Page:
The basis of legitimisation of mathematical literacy in South Africa.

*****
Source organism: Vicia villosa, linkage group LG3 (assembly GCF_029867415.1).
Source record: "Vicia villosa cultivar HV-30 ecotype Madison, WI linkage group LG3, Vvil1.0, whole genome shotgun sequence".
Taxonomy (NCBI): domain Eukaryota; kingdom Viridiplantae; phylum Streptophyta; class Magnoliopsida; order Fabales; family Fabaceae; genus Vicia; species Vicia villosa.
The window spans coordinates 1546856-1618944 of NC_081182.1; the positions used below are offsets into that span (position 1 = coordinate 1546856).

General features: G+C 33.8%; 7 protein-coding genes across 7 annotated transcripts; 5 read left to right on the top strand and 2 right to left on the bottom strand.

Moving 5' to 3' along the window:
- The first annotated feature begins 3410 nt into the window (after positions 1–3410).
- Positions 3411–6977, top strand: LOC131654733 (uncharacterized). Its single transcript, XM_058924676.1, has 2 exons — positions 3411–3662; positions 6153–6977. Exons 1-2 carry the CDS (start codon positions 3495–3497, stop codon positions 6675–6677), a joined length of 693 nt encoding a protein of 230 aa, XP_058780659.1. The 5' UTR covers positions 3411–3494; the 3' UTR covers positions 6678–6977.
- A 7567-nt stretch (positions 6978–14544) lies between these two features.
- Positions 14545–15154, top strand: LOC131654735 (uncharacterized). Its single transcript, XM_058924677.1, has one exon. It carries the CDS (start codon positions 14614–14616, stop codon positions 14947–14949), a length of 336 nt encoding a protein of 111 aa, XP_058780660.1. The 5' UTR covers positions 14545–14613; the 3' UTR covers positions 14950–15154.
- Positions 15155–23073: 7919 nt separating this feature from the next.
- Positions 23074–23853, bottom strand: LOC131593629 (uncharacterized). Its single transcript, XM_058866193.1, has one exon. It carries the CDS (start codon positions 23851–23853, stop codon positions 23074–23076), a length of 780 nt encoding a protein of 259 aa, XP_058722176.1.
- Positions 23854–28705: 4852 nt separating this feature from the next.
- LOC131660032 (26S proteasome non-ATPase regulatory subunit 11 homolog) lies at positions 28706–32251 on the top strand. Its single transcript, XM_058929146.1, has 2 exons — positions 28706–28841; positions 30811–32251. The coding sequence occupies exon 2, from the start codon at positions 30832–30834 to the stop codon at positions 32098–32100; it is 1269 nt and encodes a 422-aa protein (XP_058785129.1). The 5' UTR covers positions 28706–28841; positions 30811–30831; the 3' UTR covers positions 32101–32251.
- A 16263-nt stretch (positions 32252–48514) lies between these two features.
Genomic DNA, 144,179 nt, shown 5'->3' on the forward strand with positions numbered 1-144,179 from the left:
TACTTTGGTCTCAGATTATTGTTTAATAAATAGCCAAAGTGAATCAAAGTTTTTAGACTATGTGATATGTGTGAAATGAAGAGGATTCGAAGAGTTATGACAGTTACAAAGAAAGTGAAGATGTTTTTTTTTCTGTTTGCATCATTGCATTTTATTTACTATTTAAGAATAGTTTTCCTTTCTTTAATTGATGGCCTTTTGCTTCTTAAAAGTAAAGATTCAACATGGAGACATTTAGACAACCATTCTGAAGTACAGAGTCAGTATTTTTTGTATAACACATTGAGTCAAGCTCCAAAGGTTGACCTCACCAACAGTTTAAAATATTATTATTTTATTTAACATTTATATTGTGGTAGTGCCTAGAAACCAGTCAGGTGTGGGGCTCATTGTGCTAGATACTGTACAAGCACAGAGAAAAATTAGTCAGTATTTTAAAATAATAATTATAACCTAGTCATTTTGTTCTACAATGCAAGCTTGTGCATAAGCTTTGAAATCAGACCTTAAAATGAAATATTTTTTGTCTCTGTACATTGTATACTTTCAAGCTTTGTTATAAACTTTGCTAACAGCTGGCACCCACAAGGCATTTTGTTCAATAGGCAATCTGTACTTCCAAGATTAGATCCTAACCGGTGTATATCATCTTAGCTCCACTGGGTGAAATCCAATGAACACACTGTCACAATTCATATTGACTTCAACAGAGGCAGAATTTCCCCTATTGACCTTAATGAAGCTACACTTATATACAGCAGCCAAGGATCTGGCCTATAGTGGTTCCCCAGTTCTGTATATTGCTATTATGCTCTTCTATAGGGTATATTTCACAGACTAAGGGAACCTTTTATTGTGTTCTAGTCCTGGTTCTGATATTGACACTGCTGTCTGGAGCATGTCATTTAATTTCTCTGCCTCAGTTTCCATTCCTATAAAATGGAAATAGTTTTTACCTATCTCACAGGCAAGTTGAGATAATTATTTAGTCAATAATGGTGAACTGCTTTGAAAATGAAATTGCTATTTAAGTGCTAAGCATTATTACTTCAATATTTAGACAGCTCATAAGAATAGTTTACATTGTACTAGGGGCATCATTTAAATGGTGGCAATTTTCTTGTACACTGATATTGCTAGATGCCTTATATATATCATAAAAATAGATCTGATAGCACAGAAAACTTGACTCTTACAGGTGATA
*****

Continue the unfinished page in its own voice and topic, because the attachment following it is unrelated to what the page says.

This study is an exercise in knowledge production: the purpose is to present a theoretical language of the structure of participation in a conception of the knowledge domain of mathematical literacy – and in the associated practices of the South African school subject Mathematical Literacy – in which an orientation for life-preparedness is prioritised. This orientation is presented as an alternative to the current structure of mathematically-legitimised forms of participation in the subject which, I argue, promote educational disadvantage. This intention is guided by the following two (paraphrased) questions: In what ways does Dowling’s (1998) language of description provide a means for problematising current practices in the subject Mathematical Literacy?; and, What characterises mathematical literacy as a knowledge domain? To facilitate use of the language for empirical analysis, two further (paraphrased) questions are posed: What would constitute an external language that would enable a (re)description of an empirical practice in the subject in terms of mathematical literacy as a knowledge domain?; and, (a) How can the external and internal languages be used to determine the dominant basis of legitimisation in a segment of the Mathematical Literacy curriculum, a textbook, teacher education course notes, and national assessments?; (b) How can identification of the dominant basis of legitimisation be used to determine coherence or disjunction within and between practices/discourse in the subject? Through a methodology of textual analysis I argue that the developed language facilitates identification of the prioritisation of different domains of practice in the texts, with only the texts from the teacher education course reflecting an orientation for life-preparedness. Implications of the disjuncture between these texts for practice and policy are highlighted, together with the potential consequence of emphasis on primarily mathematised forms of participation. I also offer suggested policy and practice implications for the adoption of a life-preparedness orientation. I conclude by arguing that the empirical analysis demonstrates the coherence of the developed language for identifying the structure of participation in practices that draw on the knowledge domain of mathematical literacy: this is the key finding. However, the language is not without deficiencies and limitations; these are identified and discussed.